Vitamin D

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| By Leyla Muedin MS, RD, CDN

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Science has revealed that sunlight is as necessary as food and water, and that humans are meant to obtain vitamin D through sunlight exposure.

Human skin is rich with 7-dehydrocholesterol, which reacts with ultraviolet B (UVB) light to make vitamin D3 (also known as cholecalciferol). Cholecalciferol undergoes further biochemical changes in the liver (to calcidiol) and kidney, transforming it into the steroid calcitriol. Calcitriol is the hormonally active form of vitamin D.

The major biologic function of vitamin D is to maintain normal blood levels of calcium and phosphorus, promoting bone mineralization. However, science has revealed that calcitriol controls more than 200 genes, including those responsible for the regulation of cellular proliferations (cell growth), differentiation (type of cell, i.e., brain, liver, etc.), apoptosis (normal programmed cell death) and angiogenesis (the vascular network responsible for cancer malignancies and metastases).

We now know that tissues and organs such as the breast, colon and prostate have the enzymatic machinery to produce calcitriol. The immune-modulating effects of vitamin D are profound as evidenced by the following conditions, which are associated with vitamin D deficiency/insufficiency:

  • Osteoporosis
  • Cancer
  • Autoimmune diseases
  • Diabetes
  • Heart disease
  • Hypertension
  • Mental illness
  • Fibromyalgia
  • Chronic fatigue and pain
  • Depression
  • Periodontal disease

Exposure to just 15-20 minutes of sunlight (without sunscreen) can yield approximately 20,000 IU of vitamin D. The established AI (Adequate Intake–RDA) for vitamin D is a paltry 200-600 IU. Due to these inadequate recommendations and established sun phobia, more than 50 percent of the population is deficient in this very important nutrient.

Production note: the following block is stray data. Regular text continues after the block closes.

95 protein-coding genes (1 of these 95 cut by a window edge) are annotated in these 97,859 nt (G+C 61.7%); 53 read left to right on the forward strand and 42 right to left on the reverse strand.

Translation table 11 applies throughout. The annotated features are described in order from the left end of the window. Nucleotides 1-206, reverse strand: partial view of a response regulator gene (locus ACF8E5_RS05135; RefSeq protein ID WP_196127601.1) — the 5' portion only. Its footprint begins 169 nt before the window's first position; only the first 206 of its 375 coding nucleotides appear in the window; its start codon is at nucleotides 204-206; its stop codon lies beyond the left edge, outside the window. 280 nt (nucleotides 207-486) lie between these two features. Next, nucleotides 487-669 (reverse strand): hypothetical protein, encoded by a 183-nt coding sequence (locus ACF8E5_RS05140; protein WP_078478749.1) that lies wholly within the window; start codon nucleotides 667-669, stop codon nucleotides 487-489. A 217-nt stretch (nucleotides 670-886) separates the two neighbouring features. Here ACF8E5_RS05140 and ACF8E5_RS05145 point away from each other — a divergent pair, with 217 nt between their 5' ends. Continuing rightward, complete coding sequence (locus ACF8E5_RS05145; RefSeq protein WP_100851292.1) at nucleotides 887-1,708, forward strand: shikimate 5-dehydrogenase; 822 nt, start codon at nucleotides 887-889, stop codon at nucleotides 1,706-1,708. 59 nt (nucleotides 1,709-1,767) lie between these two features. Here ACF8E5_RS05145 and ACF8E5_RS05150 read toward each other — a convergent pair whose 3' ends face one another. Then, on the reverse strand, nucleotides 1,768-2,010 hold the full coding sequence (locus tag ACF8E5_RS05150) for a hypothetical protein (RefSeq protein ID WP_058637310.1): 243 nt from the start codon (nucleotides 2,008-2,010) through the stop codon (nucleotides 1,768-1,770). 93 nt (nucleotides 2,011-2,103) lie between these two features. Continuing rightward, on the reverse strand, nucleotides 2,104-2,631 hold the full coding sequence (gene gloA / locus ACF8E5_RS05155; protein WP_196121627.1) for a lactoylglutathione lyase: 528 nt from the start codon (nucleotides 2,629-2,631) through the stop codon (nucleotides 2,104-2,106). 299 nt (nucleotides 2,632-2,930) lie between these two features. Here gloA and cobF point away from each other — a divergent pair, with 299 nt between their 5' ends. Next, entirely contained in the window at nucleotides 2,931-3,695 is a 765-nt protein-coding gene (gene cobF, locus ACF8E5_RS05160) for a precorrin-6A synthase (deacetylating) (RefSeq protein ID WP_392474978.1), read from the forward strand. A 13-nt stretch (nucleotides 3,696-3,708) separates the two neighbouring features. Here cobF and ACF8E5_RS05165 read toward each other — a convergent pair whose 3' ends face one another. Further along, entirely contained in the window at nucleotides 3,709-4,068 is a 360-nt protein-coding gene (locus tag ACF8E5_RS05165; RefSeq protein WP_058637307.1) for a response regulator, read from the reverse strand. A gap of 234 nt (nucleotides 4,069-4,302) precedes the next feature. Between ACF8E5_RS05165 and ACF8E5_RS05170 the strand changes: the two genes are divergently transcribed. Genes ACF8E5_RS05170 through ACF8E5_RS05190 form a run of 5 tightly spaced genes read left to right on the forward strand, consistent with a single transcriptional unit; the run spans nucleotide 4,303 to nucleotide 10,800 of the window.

Oral intake of vitamin D3 and moderate exposure to sunlight and/or artificial light (tanning beds or lamps) can help to replete low serum levels of 25-hydroxyvitamin D. The best course of action is to check serum levels and have an experienced physician or nutritionist devise a treatment plan to ensure optimum levels.

Leyla Muedin is a clinical nutritionist and lecturer at the Hoffman Center and is available for speaking engagements for private and public sector wellness programs. Please call (212) 779-1744or e-mail leyla@drhoffman.net for more information.

To read more about the Hoffman Center, see “The Center”

To contact us
Call 212-779-1744 or e-mail patients@drhoffman.net

We are located at:
776 Sixth Avenue (Between 26th and 27th streets)
Suite 4B
New York, New York 10001 (Chelsea neighborhood of Manhattan)

To read other articles about osteoporosis here:

Ostera, A novel approach to osteoporosis

Natural approach to preventing osteoporosis

How does Dr. Hoffman treat osteoporosis?

Strontium for bone health

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